As markets opened in Europe and were underway in Asia, the
U.S. Federal Reserve said it authorized the expansion of temporary reciprocal
currency arrangements, known as swap lines, to allow banks to borrow more
dollars in money markets at lower rates. The move is the fourth such concerted
effort since the credit crisis began last year.
The move, announced at 3 a.m. ET, includes $110 billion for
European banks, $60 billion for the Bank of Japan and $10 billion for the Bank
of Canada, the Washington Post reported.
The institutions will then make that money available through
short-term loans to banks and financial firms that have, given the turmoil of
recent days, become hesitant to lend to one another. Short-term loans between
financial houses are crucial for the global financial system. However, due to
the current crisis in the markets, banks have hoarded cash and demanded
interest much higher than normal for that sort of lending.
Paul Mortimer-Lee, head of market economics in the London
office at BNP Paribas, said the move reflected concerns that the financial
markets now appear to be facing their gravest problems since the Great
“We’re high on a mountain, with a thin rope and holding
on by our fingertips,” he told the New York Times. “Are policymakers
scared? They should be.”
American stock indexes opened Thursday morning with strong
gains, with the Dow Jones industrials rising more than 100 points in the first
few minutes of trading.
Lloyds TSB’s takeover of U.K. lender HBOS also dispelled
some of the gloom hanging over global markets, the BBC reported. But markets
are expected to stay volatile on fears that more firms could succumb to the
Meanwhile, Wall Street’s second-largest investment bank,
Morgan Stanley, is apparently the latest major financial firm looking for a
buyer. The bank is discussing a deal with U.S. regional banking powerhouse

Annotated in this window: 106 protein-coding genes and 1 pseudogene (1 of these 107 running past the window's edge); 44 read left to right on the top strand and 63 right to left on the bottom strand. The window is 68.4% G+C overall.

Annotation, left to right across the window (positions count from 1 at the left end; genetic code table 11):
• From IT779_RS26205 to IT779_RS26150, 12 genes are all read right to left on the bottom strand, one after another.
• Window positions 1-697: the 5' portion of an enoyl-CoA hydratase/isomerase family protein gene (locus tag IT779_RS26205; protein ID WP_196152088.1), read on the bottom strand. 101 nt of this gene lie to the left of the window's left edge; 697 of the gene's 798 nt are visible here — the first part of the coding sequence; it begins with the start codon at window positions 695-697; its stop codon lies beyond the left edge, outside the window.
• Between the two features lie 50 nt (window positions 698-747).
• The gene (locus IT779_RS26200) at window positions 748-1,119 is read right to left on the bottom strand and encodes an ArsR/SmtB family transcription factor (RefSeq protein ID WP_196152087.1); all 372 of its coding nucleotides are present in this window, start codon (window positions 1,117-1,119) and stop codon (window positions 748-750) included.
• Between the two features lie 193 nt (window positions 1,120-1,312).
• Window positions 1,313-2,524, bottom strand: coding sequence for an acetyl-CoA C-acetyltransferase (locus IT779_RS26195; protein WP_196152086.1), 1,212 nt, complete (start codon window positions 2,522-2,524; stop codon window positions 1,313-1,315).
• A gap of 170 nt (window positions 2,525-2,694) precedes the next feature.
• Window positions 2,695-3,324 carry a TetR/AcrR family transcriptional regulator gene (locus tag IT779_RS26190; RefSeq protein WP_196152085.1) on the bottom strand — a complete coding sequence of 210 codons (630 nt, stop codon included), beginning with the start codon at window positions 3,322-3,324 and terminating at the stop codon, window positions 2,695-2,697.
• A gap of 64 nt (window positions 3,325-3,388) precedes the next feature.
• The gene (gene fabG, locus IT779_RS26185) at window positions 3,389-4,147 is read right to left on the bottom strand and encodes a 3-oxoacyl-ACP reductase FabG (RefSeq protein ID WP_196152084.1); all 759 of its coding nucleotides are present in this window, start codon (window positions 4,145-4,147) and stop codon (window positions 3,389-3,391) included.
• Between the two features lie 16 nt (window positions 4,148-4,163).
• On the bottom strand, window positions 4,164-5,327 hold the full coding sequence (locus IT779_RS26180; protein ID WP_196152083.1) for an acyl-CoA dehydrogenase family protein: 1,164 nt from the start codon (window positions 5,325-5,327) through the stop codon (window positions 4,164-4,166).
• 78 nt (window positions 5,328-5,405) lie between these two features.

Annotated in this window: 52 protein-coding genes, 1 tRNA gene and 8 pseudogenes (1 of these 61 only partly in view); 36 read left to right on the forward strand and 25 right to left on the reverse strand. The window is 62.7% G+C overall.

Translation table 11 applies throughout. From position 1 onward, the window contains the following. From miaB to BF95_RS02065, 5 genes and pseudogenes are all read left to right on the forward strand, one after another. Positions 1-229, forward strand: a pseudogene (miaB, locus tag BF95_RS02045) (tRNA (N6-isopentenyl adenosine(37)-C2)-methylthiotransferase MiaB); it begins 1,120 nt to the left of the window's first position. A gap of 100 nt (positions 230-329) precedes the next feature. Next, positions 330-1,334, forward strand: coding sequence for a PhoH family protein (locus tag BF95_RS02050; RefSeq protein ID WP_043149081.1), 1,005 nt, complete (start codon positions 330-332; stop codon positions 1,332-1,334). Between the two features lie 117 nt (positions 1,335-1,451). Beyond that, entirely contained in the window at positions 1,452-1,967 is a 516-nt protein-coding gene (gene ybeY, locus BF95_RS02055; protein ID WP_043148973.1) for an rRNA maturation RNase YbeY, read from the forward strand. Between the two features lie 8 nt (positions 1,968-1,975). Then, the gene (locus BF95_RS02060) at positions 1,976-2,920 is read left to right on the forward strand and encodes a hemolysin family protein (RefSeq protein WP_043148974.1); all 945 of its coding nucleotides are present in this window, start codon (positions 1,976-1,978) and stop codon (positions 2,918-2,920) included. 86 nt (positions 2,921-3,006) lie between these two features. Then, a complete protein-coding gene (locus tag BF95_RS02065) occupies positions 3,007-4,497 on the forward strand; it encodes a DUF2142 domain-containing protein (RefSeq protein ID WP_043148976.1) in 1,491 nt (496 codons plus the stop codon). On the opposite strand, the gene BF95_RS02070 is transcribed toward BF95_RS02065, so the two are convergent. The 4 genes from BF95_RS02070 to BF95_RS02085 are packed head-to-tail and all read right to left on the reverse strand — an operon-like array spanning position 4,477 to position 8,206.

Wachovia Corp. while it is also being eyed by HSBC Holdings and China’s CITIC
Group, CNBC reported.
Morgan Stanley and its larger rival Goldman Sachs Group
Inc., the largest surviving independent Wall Street investment bank, are both facing
concerns that the credit crunch could constrict the short-term funding they’ve
traditionally relied on.
“Morgan Stanley is in merger talks with Wachovia, a
move that would make more sense if Morgan were seeking synergies rather than
seeking safety,” Christopher Low, chief economist at FTN Financial in New
York, said in a research note, according to Reuters. “Wachovia, after all,
has huge option ARM exposure through Golden West, and option ARMS are shaping
up as this year’s subprimes.”
Washington Mutual, another massive bank beleaguered by
mortgage losses, put itself up for sale, the Times reported late Wednesday.
Potential suitors include Citigroup, JPMorgan, Wells Fargo and HSBC. WaMu’s
shares jumped 19 percent in early trading.
President Bush addressed the market and other economic
developments Thursday morning, speaking from just outside the Oval Office.
While acknowledging that the financial markets continue to
deal with “serious challenges” the president promised that “the
American people can be sure we will continue to act to strengthen and stabilize
our financial markets and improve investor confidence.”
“These actions are necessary, and they’re important.
And the markets are adjusting to them,” the president said.
Mr. Bush decided to cancel travel plans and stay in
Washington Thursday to address the economic concerns. The president had planned
to attend a GOP fundraiser in Jupiter, Fla., and tour a waste facility in
Huntsville, Ala. He also was to have attended another fundraiser in Huntsville,
an event that will now be attended by Vice President Dick Cheney.
In other economic news, the number of U.S. workers filing
new claims for jobless benefits rose unexpectedly by 10,000 last week, as the
first wave of job losses from Hurricane Gustav rolled in after reporting delays
in Louisiana, the Labor Department reported Thursday. Initial claims for state
unemployment insurance benefits rose to a seasonally adjusted 455,000 during
the week ended Sept. 13 from 445,000 the prior week. Analysts polled by Reuters
had forecast claims to drop to 440,000 last week.